Summary : Last Christmas is a fun stand-alone adventure, but seems to close the door on any promise of character development between The Doctor and Clara.
A few months ago, as the BBC has often presented, Doctor Who aired a special on Christmas Day in both the United States and the UK. The latest holiday-themed episode is called “Last Christmas,” and it finds Santa Claus (Nick Frost, Shaun of the Dead, Mr. Sloane) dropping in on The Doctor (Peter Capaldi) and Clara (Jenna Coleman). This leads to an adventure at the North Pole with a group of scientists. But things get dreamy-weamy when a brain-sucking alien that can alter perception attacks them. This special is now available on Blu-ray and DVD.
Overall, I was quite disappointed with the most recent season, the eighth since the reboot, but “Last Christmas” is slightly better than those other installments. It is fun and scary and has a classic-type villain that poses a puzzle for our clever heroes, which is the good part about it. Sadly, it also flirts with character development without fully committing to it, teasing at some depth between the show’s leads, but failing to deliver a meaningful package, which is the main weakness of season eight. In short, it’s enjoyable, but also disappointing.
“Last Christmas” picks up after a long separation between our two protagonists, who lied to one another about their “happy endings.” Well, The Doctor lied, and Clara didn’t correct his assumptions about her, spelling an end to their time traveling together. Thrust back into adventure (which is explained adequately enough), they do have a brief screaming match to air the truth, but then they decide to resume their past arrangement with no discussion of the problems between them, minimizing what should be a really cool personal subplot.
I finally have a theory as to why the writers don’t deal with the underlying issues between this pairing. The Doctor is never one to dwell on his darkness when a companion is around, trying to present a cheery front. Normally, his companions help ground him, but Clara is also an avoider of reality, and between the two of them, a true confrontation and discussion just isn’t likely to spring. Which is why Clara needs to go. Part of why Doctor Who is so awesome is because of the complexity of its main Time Lord. With Clara by his side, The Doctor is allowed to ignore his issues, as she just wants to find the fun. The Doctor needs a companion that will stick challenge him to be his best self in a way that Clara does not.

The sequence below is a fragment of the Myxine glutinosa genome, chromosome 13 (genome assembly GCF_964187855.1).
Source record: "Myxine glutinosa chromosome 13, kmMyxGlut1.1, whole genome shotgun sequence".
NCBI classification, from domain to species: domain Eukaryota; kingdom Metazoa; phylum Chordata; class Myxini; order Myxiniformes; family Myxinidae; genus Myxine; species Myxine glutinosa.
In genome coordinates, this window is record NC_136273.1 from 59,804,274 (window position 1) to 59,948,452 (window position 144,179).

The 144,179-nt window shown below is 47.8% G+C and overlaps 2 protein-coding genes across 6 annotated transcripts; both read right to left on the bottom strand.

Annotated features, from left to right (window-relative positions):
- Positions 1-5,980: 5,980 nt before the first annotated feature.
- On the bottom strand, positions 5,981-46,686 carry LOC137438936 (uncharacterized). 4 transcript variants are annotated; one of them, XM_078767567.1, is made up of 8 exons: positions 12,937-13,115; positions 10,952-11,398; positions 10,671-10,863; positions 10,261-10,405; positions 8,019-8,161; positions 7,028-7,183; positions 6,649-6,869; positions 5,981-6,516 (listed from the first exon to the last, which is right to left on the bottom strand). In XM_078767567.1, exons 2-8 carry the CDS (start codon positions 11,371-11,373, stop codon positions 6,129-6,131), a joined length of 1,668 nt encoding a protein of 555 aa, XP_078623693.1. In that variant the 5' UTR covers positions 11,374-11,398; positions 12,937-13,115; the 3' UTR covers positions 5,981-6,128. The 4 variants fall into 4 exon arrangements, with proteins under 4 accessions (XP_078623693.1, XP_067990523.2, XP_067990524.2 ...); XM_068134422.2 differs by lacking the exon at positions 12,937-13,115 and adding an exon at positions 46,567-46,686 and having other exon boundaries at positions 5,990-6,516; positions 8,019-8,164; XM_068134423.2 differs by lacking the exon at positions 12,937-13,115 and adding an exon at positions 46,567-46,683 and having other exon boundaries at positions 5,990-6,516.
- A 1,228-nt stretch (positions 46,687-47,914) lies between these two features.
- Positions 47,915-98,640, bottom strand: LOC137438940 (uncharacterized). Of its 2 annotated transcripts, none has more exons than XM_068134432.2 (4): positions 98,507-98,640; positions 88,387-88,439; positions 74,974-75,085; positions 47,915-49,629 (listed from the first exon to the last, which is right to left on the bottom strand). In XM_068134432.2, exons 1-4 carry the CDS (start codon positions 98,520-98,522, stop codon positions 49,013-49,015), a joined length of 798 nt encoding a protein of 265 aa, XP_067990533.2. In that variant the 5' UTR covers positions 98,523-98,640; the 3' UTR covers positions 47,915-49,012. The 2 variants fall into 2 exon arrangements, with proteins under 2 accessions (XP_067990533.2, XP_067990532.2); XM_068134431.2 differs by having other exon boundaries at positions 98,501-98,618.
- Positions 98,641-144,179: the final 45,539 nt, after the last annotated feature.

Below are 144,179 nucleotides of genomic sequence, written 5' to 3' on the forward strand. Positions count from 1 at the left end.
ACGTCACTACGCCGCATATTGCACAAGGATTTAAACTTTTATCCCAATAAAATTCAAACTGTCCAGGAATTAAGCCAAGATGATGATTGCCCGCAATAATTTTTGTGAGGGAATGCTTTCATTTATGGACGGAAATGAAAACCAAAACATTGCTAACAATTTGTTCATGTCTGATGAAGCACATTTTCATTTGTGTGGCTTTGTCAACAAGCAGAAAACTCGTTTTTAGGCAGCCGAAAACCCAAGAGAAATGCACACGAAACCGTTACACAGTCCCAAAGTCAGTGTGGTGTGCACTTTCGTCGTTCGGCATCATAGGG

That aside, the episode itself is mostly satisfying because it messes with the viewer’s brain. Some of the best installments of Doctor Who present something to fear and then outline why you cannot protect yourself from it. “Last Christmas” does that brilliantly with it’s Inception-like concept of dreams within dreams. Making Santa Claus, played by the always-terrific Nick Frost, a part of this makes a lot of sense. It’s not as mythology heavy as the previous two Christmas episodes, but it’s a fine stand-alone.
For extra meta-fun, there’s a guest turn by Michael Troughton, Second Doctor Patrick Troughton’s son, who plays one of the scientists, and Dan Starkey, who has a recurring role as Strax, pops up here as an elf.
On a side note, how did The Doctor and Clara encounter Danny Pink’s (Samuel Anderson) descendant in series eight when the later dies without having children? Danny’s cameo in “Last Christmas” makes me think his story may not quite be over, but I don’t see a way for it go forward from here, unless the show repeats itself with him as it did with Rory. I keep expecting Clara to be pregnant, but it doesn’t seem like Doctor Who is going that way, and Danny doesn’t seem to have coupled with anyone else, given his mental state. Will the series follow up and explain this?
The extras on this release are quite weak. We get a ten minute behind-the-scenes, which is pretty cool, as far as these things go, but that’s it for featurettes. There’s also an audio commentary track with the director, Paul Wilmhurst, and a producer, Paul Frift. Both are interesting enough, but I think fans would rather hear from the stars of the show, so it’s a bit disappointing. With only these two bonus features, I don’t think this release is worth it for the extras. If you already have a digital copy of the episode, that’ll surely be enough.
Doctor Who will return for a ninth series (since the reboot) sometime in 2015. Doctor Who: Last Christmas is available now.